Update: Mike in Georgia

gates gates at gates.demon.co.uk
Mon Feb 2 00:36:19 EST 1998


In article <34D32EB2.73EF at bellsouth.net>, One of Those Robinsons
<robfarm at bellsouth.net> writes
>Well, I let the logging crew get started on a different tract last week,
>my  consultant said that he was more concerned with them working on
>sloping ground when it was too wet and possibly sliding into and
>damaging some of the seed trees and that he'd make sure they leveled out
>the ruts when its over, I talked to the head of the logging crew who
>promised the same thing so I let them go ahead and giveit  a try on a
>another tract thats all level ground. I've been walking back there a
>couple of times a day to watch them, the skidder is making some pretty
>deep ruts but the other equipment seems to be doing ok, I just hope the
>soil compaction will not be too bad. The area  they were working on
>last  week is being clear cut and I'm going to make pasture there, so
>I'm hoping if I plant some deep rooted legume forage there that may help
>to break up some of the compaction. Now they have moved back over to the
>more sloping ground, but its pretty dry right now. It's kind of
>distressing to see what a mess the place looks like after logging ,but
>damn it sure is fascinating to watch those big machines at work.
>Well, after we get some pasture going my wife plans to raise Shire
>horses(a draft breed) so I'm seriously considering training them for
>logging, then in the future I could harvest my own trees with low
>impact.
>Mike Robinson
Funny I just posted elsewhere on this group about felling plots with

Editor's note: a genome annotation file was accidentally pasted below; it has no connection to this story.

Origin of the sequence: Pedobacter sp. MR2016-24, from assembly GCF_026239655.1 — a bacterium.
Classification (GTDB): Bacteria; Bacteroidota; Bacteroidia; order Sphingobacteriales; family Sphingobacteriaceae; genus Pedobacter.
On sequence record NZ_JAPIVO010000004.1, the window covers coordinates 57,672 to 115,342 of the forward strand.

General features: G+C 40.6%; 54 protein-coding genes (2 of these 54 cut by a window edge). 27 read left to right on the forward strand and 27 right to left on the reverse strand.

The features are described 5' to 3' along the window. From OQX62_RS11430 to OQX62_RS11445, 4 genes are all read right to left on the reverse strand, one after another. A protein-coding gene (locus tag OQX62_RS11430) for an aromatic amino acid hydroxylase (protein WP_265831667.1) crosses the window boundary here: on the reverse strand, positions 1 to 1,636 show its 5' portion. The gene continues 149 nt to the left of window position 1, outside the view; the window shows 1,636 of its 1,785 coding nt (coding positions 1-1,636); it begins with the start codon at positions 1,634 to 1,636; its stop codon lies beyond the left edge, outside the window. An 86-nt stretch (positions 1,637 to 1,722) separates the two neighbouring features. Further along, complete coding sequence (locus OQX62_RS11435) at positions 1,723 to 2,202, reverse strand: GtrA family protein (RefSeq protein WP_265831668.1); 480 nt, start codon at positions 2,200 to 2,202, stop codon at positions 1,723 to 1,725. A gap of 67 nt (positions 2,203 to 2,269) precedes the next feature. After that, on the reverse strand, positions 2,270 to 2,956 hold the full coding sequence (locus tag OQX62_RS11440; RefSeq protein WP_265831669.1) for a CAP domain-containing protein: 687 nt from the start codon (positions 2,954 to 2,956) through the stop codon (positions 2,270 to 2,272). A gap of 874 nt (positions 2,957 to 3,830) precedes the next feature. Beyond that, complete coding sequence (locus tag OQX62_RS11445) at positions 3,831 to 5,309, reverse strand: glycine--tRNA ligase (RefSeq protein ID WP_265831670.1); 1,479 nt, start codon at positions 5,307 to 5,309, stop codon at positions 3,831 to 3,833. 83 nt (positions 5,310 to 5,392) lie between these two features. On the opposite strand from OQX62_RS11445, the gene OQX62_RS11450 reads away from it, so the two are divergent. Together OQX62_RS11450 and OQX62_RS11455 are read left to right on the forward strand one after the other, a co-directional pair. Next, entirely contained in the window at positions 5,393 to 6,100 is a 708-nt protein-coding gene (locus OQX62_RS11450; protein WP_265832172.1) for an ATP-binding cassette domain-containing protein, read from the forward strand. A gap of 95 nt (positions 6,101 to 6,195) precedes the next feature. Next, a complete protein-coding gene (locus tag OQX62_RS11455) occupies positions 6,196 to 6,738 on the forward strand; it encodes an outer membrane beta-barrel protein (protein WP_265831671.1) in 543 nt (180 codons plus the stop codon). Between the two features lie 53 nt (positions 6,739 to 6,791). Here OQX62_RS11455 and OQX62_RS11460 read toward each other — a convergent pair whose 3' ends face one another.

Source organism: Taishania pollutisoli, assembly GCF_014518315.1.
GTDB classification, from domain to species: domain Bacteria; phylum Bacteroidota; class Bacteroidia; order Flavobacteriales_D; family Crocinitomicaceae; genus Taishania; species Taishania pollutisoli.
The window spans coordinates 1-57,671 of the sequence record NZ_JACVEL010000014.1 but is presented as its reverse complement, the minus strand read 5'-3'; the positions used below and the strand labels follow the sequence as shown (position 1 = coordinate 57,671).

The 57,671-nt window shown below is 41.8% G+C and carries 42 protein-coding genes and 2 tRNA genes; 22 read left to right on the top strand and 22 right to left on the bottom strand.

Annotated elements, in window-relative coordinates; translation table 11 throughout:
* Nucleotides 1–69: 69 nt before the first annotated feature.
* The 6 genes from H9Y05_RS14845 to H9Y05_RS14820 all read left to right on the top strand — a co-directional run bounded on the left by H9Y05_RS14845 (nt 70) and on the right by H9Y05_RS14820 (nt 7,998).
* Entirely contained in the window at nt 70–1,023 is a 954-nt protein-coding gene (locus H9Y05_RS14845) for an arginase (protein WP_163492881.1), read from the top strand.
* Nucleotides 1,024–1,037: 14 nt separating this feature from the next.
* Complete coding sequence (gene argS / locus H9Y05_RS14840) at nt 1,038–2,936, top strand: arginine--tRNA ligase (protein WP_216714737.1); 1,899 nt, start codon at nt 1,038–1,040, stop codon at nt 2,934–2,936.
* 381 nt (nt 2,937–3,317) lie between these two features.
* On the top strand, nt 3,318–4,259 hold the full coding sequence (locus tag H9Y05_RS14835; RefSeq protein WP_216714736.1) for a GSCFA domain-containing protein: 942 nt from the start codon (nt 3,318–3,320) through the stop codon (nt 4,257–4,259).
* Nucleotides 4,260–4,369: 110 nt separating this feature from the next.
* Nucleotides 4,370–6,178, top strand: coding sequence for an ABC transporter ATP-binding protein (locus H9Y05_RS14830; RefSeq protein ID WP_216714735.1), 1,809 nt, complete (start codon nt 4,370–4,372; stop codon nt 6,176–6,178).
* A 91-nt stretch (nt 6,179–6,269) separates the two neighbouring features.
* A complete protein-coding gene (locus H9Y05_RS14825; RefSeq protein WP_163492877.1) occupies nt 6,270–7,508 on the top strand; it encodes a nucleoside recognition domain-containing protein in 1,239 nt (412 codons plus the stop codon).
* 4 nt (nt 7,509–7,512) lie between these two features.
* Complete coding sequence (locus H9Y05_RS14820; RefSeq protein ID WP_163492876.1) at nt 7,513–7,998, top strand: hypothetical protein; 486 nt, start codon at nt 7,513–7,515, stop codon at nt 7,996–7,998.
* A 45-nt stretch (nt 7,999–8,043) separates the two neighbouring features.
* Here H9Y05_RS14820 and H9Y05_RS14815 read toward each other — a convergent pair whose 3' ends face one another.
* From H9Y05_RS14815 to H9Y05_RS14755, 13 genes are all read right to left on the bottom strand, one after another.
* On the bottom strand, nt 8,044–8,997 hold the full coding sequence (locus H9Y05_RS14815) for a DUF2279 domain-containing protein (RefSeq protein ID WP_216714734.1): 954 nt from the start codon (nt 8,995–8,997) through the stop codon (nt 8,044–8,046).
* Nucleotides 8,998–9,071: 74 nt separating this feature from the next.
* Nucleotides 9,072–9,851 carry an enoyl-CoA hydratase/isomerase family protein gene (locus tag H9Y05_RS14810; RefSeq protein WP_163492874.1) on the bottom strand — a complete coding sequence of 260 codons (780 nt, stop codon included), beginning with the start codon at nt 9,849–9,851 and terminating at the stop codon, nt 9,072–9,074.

horses and suggested Punch or cross Percheron.  What did the old timers
use?

The reason for this posting is simply to say get lorryloads of shell
grit from the coast.  A handful to a good square metre will get taken
down by worms (or plough) to break up soil wonderfully.  We have a big
cockle business nearby with whelks and so on too.  Your nearest source
may be oyster, clam or other shells but it doesn't matter ajot.  Buy
bits and crunch it up yourself for best price and have it tipped in each
area loose.  Do it after each area is done and do that with the wind so
folk in one area do not smell the heap in the next vacated area.  It
isn't bad and you get used to it for the weeks it lasts but nowhere near
the stink of blood and bone meal.  I wouldn't mind betting the shellfish
folk nearest you do not consider their shells a commodity and they may
get buried.  Worth a try anyay.  PS.  Oyster, etc. has mother of pearl
lining (nacre) which IS a separate commodity and used for buttons, etc.
but it would be wanted a lot at a time to be worth anything.  What you
get with shells will do no harm but of course you want whitest shell
shellfish you can get.  Smell you get is from hinges and bits of fish
left in shells.  It only helps the soil.  Beware of attracting wildlife
wanting salt lick, etc.  (Like bears).  

Happy year of the tiger.
-- 
Les Ballard         Les at gates.demon.co.uk


c/o BM: Gates of Annwn       (The Pagan contact magazine)
London WC1N 3XX,  U.K.       44+(0)1708 863080

No copyright statement is attached as the author is litigious.



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